Montreal-based Malcolm Sutherland is a busy guy, creating self-initiated short films ranging from meditations on the beach to Mayan-inspired space travel to contributing to Star Wars Uncut. His new short, Umbra, is a wonderful wormhole of a film. The precocious character will bring a smile to your face and the unraveling story is a welcome break to a busy day. Don’t scrub ahead or you’ll break the space-time continuum… or maybe do once it’s all said and done to reconstruct it.
Malcolm was kind enough to answer some questions about Umbra and the (beneficial) emptiness of existence. Interview and Credits after the jump.
Also- If you’re a fan of Malcolm’s work, there’s more goodies on his vimeo, including the more experimental/synesthetic Light Forms and Forming Game.
The Astronomer’s Dream had a very ornate cosmic-futuro-mesoamerican design. Umbra, on the other hand, uses very simple (but charismatic) shapes. Was that a decision informed by the story?
I think the design in Umbra had to be simple to convey a sense of emptiness that was key to the film. There is an idea in Buddhism which is that everything in existence is empty – this isn’t nihilistic, it just says that at the core everything is empty of a concrete, fixed, self; and the truth behind the form is that everything is transient and interconnected. For me contact with this “emptiness” can be both wonderfully liberating and a terrifying thing! So in my mind this is basically what the character in the film is confronting. A simple yet organic design seemed necessary to get that sense of pervasive “emptiness” into the film. I think it was important to have that contrast with to the dense inner voyage of the character.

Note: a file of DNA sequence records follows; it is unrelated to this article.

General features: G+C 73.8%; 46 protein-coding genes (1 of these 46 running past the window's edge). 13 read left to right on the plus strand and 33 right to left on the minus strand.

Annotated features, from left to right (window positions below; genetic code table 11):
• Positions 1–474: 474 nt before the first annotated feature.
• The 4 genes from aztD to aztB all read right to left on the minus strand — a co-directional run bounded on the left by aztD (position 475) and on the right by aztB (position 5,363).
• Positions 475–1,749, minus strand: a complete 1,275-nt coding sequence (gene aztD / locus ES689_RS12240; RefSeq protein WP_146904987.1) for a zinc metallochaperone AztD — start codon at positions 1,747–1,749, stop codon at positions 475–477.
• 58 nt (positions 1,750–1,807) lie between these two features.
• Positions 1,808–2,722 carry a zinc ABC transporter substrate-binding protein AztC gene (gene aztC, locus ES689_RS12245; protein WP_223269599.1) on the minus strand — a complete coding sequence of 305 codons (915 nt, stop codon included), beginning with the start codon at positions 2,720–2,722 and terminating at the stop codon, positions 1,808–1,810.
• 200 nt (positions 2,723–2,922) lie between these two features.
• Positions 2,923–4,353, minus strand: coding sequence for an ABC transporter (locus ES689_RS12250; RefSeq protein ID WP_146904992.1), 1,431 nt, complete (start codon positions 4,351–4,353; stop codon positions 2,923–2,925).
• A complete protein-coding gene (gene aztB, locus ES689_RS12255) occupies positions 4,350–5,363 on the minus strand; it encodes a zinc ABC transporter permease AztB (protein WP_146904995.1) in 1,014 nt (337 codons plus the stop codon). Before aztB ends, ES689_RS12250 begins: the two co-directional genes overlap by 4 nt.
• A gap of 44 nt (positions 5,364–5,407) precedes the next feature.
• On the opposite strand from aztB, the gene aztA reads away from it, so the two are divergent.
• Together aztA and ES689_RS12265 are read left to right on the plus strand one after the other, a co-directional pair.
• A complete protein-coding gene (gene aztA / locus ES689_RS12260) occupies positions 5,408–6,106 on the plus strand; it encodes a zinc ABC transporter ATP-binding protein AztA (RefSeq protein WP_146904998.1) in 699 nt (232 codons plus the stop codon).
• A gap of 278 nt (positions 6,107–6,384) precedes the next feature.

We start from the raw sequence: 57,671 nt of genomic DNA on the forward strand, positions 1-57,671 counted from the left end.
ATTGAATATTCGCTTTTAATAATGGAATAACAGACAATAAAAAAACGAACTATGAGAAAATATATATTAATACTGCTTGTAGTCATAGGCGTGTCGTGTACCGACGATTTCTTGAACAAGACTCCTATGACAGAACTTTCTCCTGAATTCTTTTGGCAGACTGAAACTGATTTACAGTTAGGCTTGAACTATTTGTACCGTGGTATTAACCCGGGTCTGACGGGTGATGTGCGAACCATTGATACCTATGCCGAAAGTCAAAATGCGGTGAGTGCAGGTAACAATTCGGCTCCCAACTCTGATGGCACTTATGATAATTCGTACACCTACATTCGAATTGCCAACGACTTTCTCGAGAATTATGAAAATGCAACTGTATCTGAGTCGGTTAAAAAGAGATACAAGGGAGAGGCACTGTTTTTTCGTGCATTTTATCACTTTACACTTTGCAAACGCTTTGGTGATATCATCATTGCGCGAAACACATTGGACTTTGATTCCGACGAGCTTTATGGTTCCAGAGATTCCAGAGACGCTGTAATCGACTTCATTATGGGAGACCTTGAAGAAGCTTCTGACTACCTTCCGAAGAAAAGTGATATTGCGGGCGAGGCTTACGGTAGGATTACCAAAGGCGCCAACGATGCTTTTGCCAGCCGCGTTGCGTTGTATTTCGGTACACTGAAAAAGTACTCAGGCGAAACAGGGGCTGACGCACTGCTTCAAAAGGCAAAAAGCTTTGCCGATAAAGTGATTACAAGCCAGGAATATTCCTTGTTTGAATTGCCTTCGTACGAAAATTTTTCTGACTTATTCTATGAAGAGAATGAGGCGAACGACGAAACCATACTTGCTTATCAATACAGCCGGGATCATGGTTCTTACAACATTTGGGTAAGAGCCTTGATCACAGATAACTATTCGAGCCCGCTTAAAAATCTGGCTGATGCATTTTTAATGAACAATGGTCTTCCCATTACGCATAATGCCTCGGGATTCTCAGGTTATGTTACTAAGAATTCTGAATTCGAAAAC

Also regarding The Astronomer’s Dream, you described it as “my first ‘real’ attempt at a narrative film”. Was there anything you learned from that film that informed the making of Umbra?
I learned a lot about pacing and editing, for sure. I think the rhythm of Umbra is more subtle, and I would like to keep refining the rhythm of my films in this direction, more like a song; Umbra feels more balanced and less laboured to me. I think Astronomer’s Dream was more of an editorial challenge because of all the visual detail. Also a lot has evolved for me in regards to showing a more rich inner world for my characters, but in any case I still feel like I have a shit load to learn! Maybe when I am 90 I can make something truly awesome.
Do you have a lot of awesome dreams involving outer space travel?
Ha ha, no! I mostly dream about exploring nature and sex. Last night I dreamed I was a woman! Ha ha, my dreams are probably more like crazy inner space travel.
How do you balance time between work and creating personal films?
In a perfect world I would never do anything unless I loved it, so, as much as possible that’s what I try to follow…. I don’t want to be rich or famous – so basically if I can pay my rent and eat; whenever I am above the poverty line, so to speak, I usually won’t work again until things get hairy ….. it always feels like a bit of a leap of faith but I like to think I will get “paid” in other ways too. You know, like extra games of frisbee and long mornings with my lady.
What are you up to now?
Well I am gonna be a dad soon, thats pretty exciting, I’m stoked – although I have no idea what I am in for. Maybe the kid can help me make films, ha ha ha! I got his (her?) whole life planned already. Otherwise I am working on some animated segments for a documentary feature and working on a couple films. One is about wrestling and the other is about this shaman guy who loses his mind and is reborn. I don’t know where any of this is going though.
Directed by Malcolm Sutherland
Music by Alison Melville and Ben Grossman
Foley by Leon Lo
Sound Design/Mix by Malcolm Sutherland